There's a lot to like about Microsoft Office for iPad but users have one big gripe about it: the price. The only way to get it is to have a subscription to Microsoft's paid cloud Office app, Office 365.
Pricing for Office 365 is complicated. For individuals, it costs $99 a year, but that will cover a whole family of devices, five of them. Students get a better deal, $80 for four years that will cover two devices. These prices also include versions of the software that run on your PC when your not connected to the cloud.
As we previously reported, part of the reason for this pricing scheme is to sidestep Apple's revenue sharing requirement.
Things get even more complicated, but cheaper, for businesses, Microsoft licensing experts tell Business Insider. Just like consumers, businesses are required to have Office 365 in order to use Office for iPad.
Businesses who already have PC versions of Office and a big long-term contract with Microsoft called an "enterprise agreement" can get Office 365 – and iPad for Office – via something called an "add-on," says Microsoft reseller SHI.
Prices for the add-on start at $5 per user per year for a small business (less than $25 employees) and $8 per user per year for an enterprise, Microsoft says.
So for a less than $10 per user per year, a business can get Office for iPad, and that's if they pay full price. Most enterprises have big contracts with Microsoft and pay way less than full price.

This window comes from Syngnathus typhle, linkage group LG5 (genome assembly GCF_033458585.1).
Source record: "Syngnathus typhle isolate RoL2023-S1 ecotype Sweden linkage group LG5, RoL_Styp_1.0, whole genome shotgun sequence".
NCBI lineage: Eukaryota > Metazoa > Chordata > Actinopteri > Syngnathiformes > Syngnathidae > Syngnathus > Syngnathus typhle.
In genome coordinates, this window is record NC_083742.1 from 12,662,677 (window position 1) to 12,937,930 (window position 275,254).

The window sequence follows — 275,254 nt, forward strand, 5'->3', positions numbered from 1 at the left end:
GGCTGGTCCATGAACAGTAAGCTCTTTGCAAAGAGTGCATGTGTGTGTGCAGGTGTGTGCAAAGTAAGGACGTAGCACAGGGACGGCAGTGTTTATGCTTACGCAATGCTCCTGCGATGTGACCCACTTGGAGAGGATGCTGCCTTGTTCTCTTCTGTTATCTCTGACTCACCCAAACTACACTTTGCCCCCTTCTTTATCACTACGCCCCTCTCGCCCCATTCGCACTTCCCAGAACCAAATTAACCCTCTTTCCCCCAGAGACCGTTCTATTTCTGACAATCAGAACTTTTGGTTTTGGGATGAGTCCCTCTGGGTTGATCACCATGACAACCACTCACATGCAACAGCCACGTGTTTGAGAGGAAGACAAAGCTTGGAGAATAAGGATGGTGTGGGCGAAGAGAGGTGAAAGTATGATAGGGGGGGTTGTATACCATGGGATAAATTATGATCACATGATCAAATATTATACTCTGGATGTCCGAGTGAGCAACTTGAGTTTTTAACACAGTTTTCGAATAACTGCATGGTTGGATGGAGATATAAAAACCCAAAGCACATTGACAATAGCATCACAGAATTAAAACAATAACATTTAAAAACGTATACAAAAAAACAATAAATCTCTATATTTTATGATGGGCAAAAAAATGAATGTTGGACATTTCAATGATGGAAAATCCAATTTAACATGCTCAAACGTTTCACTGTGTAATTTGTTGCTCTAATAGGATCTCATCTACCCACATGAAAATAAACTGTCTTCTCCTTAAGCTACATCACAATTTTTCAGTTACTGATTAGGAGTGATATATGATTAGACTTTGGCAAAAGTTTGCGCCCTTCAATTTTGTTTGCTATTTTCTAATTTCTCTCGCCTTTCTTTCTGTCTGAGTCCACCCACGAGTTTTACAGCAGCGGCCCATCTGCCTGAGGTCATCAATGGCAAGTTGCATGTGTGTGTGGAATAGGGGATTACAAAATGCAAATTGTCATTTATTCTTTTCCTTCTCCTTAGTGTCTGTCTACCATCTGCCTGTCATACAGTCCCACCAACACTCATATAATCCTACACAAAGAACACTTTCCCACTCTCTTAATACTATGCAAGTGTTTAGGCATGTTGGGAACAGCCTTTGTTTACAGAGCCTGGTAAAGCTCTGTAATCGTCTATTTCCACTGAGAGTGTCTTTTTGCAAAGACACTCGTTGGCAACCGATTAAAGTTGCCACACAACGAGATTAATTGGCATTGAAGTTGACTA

There are some catches though. Businesses can't get Office 365/iPad for Office added to their enterprise contracts if they are using older versions of Office like Office Professional 2010, says enterprise software licensing consultant, Cynthia Farren, who makes her living helping companies save money on software contracts.
If they need to upgrade, the list price is $20/user per month. But again, a company can negotiate that.
Now is a particularly good time to negotiate a sweet deal for Office 365, too, Farren says.
That's because Microsoft will make more money on each Office 365 subscription over time. So "there is definitely an incentive to Microsoft" to sign deals that get customers on a subscription plan, Farren tells Business Insider.
Enterprises win because they pay less money up front, and, as long as they are paying for the subscription, Microsoft will maintain the software. There should never be a time when Microsoft pulls the plug on Office 365 like it did with XP.
A Microsoft spokesperson confirms that the company does negotiate pricing for big customers, on long-term contracts, telling us:
"Many enterprises choose to sign enterprise agreements (EA), which give them the best rates for the products and services that meet their specific needs in return for their volume and duration commitment."
See Also:Google Trolls Microsoft By Offering $200 Off Chromebooks The Same Day Windows XP DiesAtlassian, Now Worth $3.3 Billion, Is Helping Employees Pocket $150 Million If You Like Office For iPad, Thank Steve Ballmer
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